CRS in Colombia
Colombia's five-decade-old armed conflict and ongoing human rights violations have made it a country with one of the largest numbers of internally displaced people in the world. The armed conflict, which began in the 1960s, has displaced more than 5.7 million people, according to the Internal Displacement Monitoring Centre (IDMC). Children, women, indigenous people, Afro-Colombians, the poor and people with disabilities suffer most from displacement. We provide humanitarian assistance to Colombians in the host communities that receive them in Ecuador. CRS strives to meet needs for food and non-food assistance; provides psychosocial support for victims of gender-based violence; works with schools to promote the integration of children and adolescents who come to border communities; provides training and support for income generation through productive ventures and SILC (Savings and Internal Lending Committees) microfinance groups that benefit the most vulnerable; and influences local authorities to develop favorable public policies for vulnerable populations.
In addition, CRS works to strengthen civil society and create a culture of peace in the face of the country’s prolonged and complex crisis.
Country News and Stories
June 7, 2016
Help for Colombian Refugees in Ecuador
Catholic Relief Services partners with the Scalabrini Mission to help refugee families resettle with dignity.
June 7, 2016
Colombian Refugees in Ecuador
The world has taken little notice of the thousands of people who have left Colombia because of conflict and violence.
February 25, 2016
Is Giving Really Better Than Receiving?
There is a saying, “It is better to give than to receive.” This might be more self-evident if it were not so very good to receive. Hongkham Phengsaphone, of Laos, with three of her sons. The boys receive school lunches...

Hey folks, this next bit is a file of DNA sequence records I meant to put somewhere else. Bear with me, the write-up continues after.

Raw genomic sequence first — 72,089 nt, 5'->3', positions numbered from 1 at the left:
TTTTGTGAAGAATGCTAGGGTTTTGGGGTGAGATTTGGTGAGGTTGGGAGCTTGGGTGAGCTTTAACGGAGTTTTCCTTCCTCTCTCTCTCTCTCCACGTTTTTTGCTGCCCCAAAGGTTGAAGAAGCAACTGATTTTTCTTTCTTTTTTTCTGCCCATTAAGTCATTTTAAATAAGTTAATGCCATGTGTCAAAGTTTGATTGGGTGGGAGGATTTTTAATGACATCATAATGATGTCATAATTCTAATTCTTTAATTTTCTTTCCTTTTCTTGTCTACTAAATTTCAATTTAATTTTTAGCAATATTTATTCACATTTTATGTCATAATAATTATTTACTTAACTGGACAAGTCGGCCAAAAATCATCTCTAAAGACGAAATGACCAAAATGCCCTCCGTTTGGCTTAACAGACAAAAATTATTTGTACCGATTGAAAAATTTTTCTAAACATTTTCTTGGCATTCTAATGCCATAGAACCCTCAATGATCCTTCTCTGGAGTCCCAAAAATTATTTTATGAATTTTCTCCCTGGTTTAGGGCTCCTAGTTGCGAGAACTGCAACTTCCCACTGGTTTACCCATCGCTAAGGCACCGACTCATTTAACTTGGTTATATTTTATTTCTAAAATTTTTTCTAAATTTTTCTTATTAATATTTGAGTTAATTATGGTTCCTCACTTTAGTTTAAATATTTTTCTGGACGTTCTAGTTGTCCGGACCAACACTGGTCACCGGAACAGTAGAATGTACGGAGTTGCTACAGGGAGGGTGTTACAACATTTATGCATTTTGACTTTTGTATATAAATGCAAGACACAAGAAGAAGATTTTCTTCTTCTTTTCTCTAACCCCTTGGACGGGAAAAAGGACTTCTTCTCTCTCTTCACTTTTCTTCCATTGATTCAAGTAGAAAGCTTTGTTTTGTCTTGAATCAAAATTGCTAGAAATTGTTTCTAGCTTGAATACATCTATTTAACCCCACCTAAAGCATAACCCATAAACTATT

January 28, 2016
Don’t Give Up Chocolate Or Coffee This Lent!
Lent is a time of something more, not less.
CRS' History in Colombia
Catholic Relief Services has worked in Colombia for more than 50 years.
In response to increased violence and widespread suffering, our work now focuses on capacity building for the Catholic Church’s National Social Pastoral office and support of small-scale farmers along the Colombian-Ecuador border who are impacted by the ongoing conflict. CRS helps to rebuild families and communities by promoting peace, community organization and economic opportunities.
Our Borderlands Coffee Project works through local Church partners and in close coordination with allies in the U.S. coffee market to connect committed farmers with willing buyers. We help 1,600 smallholder families in Colombia seize opportunities in the growing segment of the U.S. coffee market that seeks high-quality coffees traceable to their source and pays top dollar for it. The project’s entrepreneurial approach combines traditional agronomic assistance to boost yields with more specialized technical assistance to increase cup quality and build strong farmer-run enterprises capable of competing in today’s marketplace. With financial support from a U.S. foundation and the Government of Nariño and technical advice from allies in the marketplace, the project is building two industrial centers for coffee processing to anchor these farmer-run enterprises—the first ever in Nariño.
CRS and the Church in Colombia believe peace in Colombia is possible. The Colombian bishops have called for international support for a negotiated path toward peace, policies that address underlying social and economic problems, and humanitarian aid for the millions of victims of the conflict. CRS works with other Catholic, ecumenical and civil society organizations to increase U.S. understanding of the complex situation in Colombia and to encourage advocacy for policies that will form the foundation of a just and lasting resolution to the current conflict.